The passage to the George Washington Bridge on the New Jersey side of the Hudson River has once again been named the country’s worst bottleneck for trucks.
The intersection — at Interstate 95 and state Route 4 in Fort Lee — returned to the top spot on the American Transportation Research Institute’s truck bottlenecks report, unveiled Feb. 12, after a hiatus; it last topped the list in 2014. The full Top 10:
|1.||Fort Lee, N.J.||I-95 at SR 4|
|2.||Atlanta||I-285 at I-85 (North)|
|3.||Atlanta||I-75 at I-285 (North)|
|4.||Los Angeles||SR 60 at SR 57|
|5.||Houston||I-45 at I-69/US 59|
|6.||Cincinnati||I-71 at I-75|
|7.||Chicago||I-290 at I-90/I-94|
|8.||Nashville, Tenn.||I-24/I-40 at I-440 (East)|
|9.||Atlanta||I-20 at I-285 (West)|
|10.||Los Angeles||I-710 at I-105|
“Since we began doing this in 2011, there are just three of the bottlenecks that have been in that No. 1 spot: Fort Lee, the Atlanta location ‘Spaghetti Junction’ and the Byrne Interchange in Chicago,” ATRI President Rebecca Brewster said.
The North Jersey corridor was followed by last year’s worst bottleneck, Atlanta’s five-level stack interchange, “Spaghetti Junction,” where interstates 285 and 85 North intersect.
The third spot also was in Atlanta: I-75 at I-285 North. The rest of the top 10 in descending order were Los Angeles’ state Route 60 at state Route 57, Houston’s I-45 at I-69/US 59, Cincinnati’s I-71 at I-75, Chicago’s I-290 at I-90/I-94, Nashville’s I-24/I-40 at I-440 East, Atlanta’s I-20 at I-285 West, and Los Angeles’ I-710 at I-105.
A growing rate of congestion along freight corridors led to a reduction of year-over-year speeds by an average of nearly 9% at the interchanges in the top 10, according to ATRI.
“While our list focuses on truck-based congestion, in every one of these locations it is not that just trucks are moving so slowly, cars are impacted by this congestion as well,” Brewster said.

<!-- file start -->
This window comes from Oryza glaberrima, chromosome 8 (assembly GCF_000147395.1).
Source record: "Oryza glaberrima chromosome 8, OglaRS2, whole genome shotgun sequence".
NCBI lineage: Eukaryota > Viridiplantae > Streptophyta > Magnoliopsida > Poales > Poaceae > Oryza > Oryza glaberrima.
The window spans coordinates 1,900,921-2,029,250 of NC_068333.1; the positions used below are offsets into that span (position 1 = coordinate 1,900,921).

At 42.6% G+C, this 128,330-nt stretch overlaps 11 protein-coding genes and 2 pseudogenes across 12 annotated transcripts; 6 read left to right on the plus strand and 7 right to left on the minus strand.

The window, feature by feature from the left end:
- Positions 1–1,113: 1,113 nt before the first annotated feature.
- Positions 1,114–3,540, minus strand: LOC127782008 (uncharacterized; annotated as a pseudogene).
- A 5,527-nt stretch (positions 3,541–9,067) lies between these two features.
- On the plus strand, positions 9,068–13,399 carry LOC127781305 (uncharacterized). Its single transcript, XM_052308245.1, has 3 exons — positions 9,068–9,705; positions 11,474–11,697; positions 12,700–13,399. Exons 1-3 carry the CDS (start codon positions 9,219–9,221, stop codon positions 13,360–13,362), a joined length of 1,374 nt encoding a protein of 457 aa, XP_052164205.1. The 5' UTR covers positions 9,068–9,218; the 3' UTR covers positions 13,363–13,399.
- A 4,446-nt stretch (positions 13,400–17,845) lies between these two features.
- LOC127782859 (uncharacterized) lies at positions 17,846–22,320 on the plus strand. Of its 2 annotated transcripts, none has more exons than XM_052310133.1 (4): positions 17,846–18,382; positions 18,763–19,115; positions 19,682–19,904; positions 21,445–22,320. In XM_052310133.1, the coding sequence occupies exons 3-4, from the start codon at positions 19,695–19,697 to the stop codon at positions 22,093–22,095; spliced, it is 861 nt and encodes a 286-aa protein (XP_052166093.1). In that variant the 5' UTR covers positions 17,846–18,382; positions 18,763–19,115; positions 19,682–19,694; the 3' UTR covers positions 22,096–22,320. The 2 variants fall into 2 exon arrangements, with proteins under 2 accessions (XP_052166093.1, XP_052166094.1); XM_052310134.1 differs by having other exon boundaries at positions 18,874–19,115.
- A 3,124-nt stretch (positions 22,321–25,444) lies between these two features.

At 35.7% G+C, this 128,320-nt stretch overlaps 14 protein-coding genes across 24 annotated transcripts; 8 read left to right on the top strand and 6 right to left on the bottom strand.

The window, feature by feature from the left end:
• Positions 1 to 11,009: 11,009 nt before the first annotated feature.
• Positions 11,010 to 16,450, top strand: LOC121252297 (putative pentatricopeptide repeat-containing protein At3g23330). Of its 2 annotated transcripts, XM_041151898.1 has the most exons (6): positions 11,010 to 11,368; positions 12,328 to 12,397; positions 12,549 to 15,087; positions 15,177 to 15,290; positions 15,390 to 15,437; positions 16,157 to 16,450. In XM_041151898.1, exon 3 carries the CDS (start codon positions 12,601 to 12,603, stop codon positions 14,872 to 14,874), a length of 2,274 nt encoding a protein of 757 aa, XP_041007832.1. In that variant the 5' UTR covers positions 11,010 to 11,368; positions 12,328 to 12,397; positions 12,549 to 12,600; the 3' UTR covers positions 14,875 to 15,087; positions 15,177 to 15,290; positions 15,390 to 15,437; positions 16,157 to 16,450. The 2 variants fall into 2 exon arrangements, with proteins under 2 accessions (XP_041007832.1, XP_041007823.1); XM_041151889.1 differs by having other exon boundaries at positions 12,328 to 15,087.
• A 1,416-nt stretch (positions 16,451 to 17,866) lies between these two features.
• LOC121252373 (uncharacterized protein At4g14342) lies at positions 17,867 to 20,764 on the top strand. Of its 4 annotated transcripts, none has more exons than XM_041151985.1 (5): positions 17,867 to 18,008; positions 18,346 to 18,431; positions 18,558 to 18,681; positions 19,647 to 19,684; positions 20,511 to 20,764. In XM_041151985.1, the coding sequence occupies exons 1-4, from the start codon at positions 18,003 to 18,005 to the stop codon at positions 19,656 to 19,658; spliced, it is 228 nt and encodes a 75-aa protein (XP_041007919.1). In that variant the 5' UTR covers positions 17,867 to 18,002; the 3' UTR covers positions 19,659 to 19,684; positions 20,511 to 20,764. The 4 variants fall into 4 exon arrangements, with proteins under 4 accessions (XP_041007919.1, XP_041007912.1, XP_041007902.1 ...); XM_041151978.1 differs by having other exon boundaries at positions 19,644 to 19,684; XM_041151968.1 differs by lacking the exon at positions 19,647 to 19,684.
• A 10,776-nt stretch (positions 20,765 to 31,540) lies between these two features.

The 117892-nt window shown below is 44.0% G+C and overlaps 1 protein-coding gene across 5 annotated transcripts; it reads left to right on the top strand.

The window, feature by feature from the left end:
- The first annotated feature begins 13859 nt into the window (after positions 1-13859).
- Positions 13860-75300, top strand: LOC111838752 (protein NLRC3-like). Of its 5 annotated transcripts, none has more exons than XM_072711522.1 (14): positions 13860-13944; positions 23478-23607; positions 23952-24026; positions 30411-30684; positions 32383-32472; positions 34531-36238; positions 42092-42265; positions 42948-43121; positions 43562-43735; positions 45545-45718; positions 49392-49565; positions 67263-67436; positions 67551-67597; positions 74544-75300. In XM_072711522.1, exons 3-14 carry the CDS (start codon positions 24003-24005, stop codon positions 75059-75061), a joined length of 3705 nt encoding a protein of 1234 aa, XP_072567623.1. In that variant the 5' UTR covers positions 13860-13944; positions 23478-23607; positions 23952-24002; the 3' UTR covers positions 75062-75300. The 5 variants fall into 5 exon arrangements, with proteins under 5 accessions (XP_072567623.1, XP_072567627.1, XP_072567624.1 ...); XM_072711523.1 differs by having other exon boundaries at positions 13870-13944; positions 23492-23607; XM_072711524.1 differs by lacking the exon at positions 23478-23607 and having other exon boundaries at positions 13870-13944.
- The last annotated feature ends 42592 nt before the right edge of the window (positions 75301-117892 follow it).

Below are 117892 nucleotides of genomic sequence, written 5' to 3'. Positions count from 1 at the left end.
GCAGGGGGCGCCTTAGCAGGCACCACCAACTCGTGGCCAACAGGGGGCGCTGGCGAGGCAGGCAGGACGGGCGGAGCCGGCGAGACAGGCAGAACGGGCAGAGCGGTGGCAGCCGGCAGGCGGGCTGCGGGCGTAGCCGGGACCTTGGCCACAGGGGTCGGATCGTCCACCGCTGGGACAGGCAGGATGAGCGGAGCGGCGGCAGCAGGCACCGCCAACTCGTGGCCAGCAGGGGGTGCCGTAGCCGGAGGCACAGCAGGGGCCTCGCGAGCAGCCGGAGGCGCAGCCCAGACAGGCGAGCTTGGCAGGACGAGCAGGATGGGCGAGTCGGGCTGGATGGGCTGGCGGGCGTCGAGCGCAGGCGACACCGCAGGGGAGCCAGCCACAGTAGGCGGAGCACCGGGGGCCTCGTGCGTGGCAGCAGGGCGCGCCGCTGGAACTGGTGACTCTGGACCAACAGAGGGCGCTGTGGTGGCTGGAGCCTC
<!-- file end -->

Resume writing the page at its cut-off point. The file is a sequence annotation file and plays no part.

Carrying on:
With 13 sites, Texas was the state with the most truck bottlenecks. The report named the top 100 bottlenecks for truck traffic.
The report relied on GPS data recorded from nearly a million heavy-duty trucks, as well as terabytes of data from trucking operations. The data supports the U.S. Department of Transportation’s freight mobility initiatives.
“The ranking is based on both [truck] volume and speed,” Brewster said.
Overall, congestion led to an annual cost to the trucking industry of $74.5 billion in 2016, ATRI determined. The impact from congestion resulted in an estimated 1.2 billion lost hours of productivity.
“It is the equivalent of over 425,000 truck drivers sitting still for an entire year,” she said.
“ATRI’s research shows us where the worst pain points are — but they are far from the only ones,” American Trucking Associations President Chris Spear said. “This report should be a wake-up call for elected leaders at all levels of government that we must act quickly to address our increasingly congested highway system.
“Without meaningful investment in our nation’s infrastructure, carriers will continue to endure billions of dollars in congestion-related costs — which results in a self-inflicted drag on our economy.”
ATRI Bottlenecks Brochure 2019 by on Scribd
UPS Freight President Rich McArdle emphasized congestion negatively affects freight mobility. Last week, he urged congressional policymakers to advance legislation that would help improve freight connectivity.
“For UPS, if all of our vehicles are delayed just five minutes a day, every day, it costs our company $114 million a year. In order to combat congestion, many companies must plan operational redundancies to meet their customer needs,” McArdle said. “Using data like ATRI’s bottleneck report can help both companies and elected officials to make more informed decisions.”
Strategically allocated infrastructure funding has proved to significantly impact truck congestion. The Jane Byrne Interchange in Chicago is an example of how construction initiatives help.
“The state of Illinois issued a press release indicating that they were going to redesign that interchange because they no longer wanted to have the No. 1 freight bottleneck in the country,” Brewster said.
Since construction has started, the site has dropped to No. 7.
Brewster is confident that once construction is complete the location will fall further down the list.
“[ATRI’s report] gives state DOTs the information they need to say and identify that this is a place where we need to do work,” Brewster said.
Last year, in Louisville, Ky., the I-65 at I-64/I-71 interchange ranked No. 10. This year, the site is not in the top 100. Brewster noted that the change in congestion is due to infrastructure funding that alleviated the bottleneck.
The North Jersey corridor had topped the list in 2014. Of the 47.1 million vehicles to travel across the bridge last year, 3.4 million were trucks, according to the Port Authority of New York and New Jersey. The bridge connects Bergen County with the Washington Heights neighborhood of Manhattan. Trucks are prohibited from traveling on the bridge’s lower level.